US20150005008A1 (en) * 2013-06-28 2015-01-01 International Business Machines Corporation Identification of Location of a Target Address Using Position Information Transmitted by Position Identifying Transmitter in Vicinity of Target Address
US9488630B2 (en) * 2013-11-08 2016-11-08 Dow Agrosciences Llc Integrated remote aerial sensing system
US20150134152A1 (en) * 2013-11-08 2015-05-14 Dow Agrosciences Llc Integrated remote aerial sensing system
US20150181847A1 (en) * 2013-12-30 2015-07-02 Taref Moneif ALSHAMMARI Fishing capsules
US9301512B2 (en) * 2013-12-30 2016-04-05 Taref Moneif ALSHAMMARI Fishing capsules
KR200472384Y1 (en) 2014-02-06 2014-04-24 강희진 Rotatable Multihedral Reflector for Simple Structure and Enlarged Radar Cross Section
WO2015196098A1 (en) * 2014-06-20 2015-12-23 Lockheed Martin Corporation Inflatable radar signal device
US20150372391A1 (en) * 2014-06-20 2015-12-24 Lockheed Martin Corporation Inflatable radar signal device
US9853360B2 (en) * 2014-06-20 2017-12-26 Lockheed Martin Corporation Inflatable radar signal device
US9406206B2 (en) * 2014-09-05 2016-08-02 Verizon Patent And Licensing Inc. Data display for signaling aid in emergency and disaster situations
US9522717B2 (en) 2015-04-15 2016-12-20 Lim Jones Emergency signaling device
ES2589642A1 (en) * 2015-05-12 2016-11-15 Roberto Pastor Solano Rescue globe
US9619977B2 (en) * 2015-08-27 2017-04-11 Trident Holding, LLC Deployable beacon
US9846998B1 (en) 2016-02-12 2017-12-19 Robert Y. Scott Location detector kit

Similar Documents

Publication Publication Date Title
US4586456A (en) Inflatable balloon distress marker having small article containing compartment therein
US5414405A (en) Personnel identification devices
US4702715A (en) Automatic emergency rescue apparatus
US4661077A (en) Lifesaving and mooring device
US4832287A (en) Operator station emergency visual assurance method and apparatus
US5732752A (en) Method and apparatus for the automatic release of a gas from a pressurized cartridge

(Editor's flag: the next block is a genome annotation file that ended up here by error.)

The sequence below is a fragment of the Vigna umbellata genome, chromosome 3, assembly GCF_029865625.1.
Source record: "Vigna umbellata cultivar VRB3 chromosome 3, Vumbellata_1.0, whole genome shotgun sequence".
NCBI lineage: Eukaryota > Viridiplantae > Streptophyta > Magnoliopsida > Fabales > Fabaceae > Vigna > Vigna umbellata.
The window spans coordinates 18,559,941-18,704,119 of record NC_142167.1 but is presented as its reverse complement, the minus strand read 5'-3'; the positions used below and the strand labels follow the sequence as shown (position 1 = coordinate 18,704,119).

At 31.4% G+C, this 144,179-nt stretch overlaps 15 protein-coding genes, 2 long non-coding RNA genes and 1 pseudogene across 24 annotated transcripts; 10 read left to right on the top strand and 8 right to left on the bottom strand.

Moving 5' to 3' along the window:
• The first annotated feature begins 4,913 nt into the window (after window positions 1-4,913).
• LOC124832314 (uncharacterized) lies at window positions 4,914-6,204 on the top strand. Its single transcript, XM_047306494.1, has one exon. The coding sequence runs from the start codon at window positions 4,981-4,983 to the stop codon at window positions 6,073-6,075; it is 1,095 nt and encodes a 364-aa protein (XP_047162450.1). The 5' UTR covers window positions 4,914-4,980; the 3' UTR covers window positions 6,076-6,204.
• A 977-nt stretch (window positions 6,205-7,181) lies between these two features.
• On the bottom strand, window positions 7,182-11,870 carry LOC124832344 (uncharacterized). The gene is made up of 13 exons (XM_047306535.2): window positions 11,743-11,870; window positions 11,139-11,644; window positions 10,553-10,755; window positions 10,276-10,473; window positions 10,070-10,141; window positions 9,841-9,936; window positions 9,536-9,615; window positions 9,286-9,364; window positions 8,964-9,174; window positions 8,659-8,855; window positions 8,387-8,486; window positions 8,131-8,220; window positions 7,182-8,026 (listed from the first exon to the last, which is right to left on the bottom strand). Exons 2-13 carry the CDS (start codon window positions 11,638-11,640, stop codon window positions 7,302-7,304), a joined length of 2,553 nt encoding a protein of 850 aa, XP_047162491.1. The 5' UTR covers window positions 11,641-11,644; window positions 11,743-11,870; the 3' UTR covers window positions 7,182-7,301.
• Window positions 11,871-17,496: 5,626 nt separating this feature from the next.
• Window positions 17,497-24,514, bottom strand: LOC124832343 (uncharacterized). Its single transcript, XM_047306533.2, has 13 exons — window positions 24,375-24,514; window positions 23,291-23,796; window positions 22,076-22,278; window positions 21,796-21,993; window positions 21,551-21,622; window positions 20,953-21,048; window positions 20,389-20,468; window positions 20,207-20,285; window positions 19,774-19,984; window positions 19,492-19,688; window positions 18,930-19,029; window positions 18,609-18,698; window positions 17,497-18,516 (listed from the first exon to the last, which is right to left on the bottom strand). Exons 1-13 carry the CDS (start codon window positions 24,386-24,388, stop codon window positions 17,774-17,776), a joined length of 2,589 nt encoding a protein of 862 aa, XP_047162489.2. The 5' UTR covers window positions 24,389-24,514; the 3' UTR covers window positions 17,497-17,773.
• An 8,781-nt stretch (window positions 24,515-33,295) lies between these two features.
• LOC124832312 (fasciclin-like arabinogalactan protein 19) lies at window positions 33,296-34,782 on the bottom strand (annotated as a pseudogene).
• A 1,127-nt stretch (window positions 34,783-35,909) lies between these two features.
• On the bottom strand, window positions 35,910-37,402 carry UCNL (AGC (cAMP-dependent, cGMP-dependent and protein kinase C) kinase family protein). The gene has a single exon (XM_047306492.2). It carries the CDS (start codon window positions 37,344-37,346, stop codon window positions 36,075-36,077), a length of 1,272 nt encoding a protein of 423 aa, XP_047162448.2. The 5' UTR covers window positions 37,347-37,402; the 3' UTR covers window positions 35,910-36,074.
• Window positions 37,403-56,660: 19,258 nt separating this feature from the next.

US6394867B1 (en) Emergency self-inflating flotation device
US3721983A (en) Signal balloon
US6270386B1 (en) Avalanche life-preserving jacket with airbag
US4433638A (en) Automatic flotation release system
US4042882A (en) Radio-balloon distress signal
US6066016A (en) Inflatable transportable water craft for survival or recreational applications
US5517199A (en) Emergency locator device
US6300893B1 (en) Emergency passive radar locating device
US4560356A (en) Personal flotation device
US20040157514A1 (en) Variably configured inflatable personal flotation device also serving as an emergency distress marker
US3803540A (en) Inflatable underwater platform
US6004177A (en) Pocket-sized, emergency flotation device with status indicator
US4734072A (en) Anti-exposure suit
US5022790A (en) Audible signalling system for divers
US4482333A (en) Automatic inflation system
US4823325A (en) Streamer retrieval system and method
US4120259A (en) Visual and radar emergency detection balloon
US2752615A (en) Marker buoy
US5218366A (en) Emergency transmitter buoy for use on marine vessels

Legal Events

Date Code Title Description
REMI Maintenance fee reminder mailed
LAPS Lapse for failure to pay maintenance fees
FP Expired due to failure to pay maintenance fee

Effective date: 20040227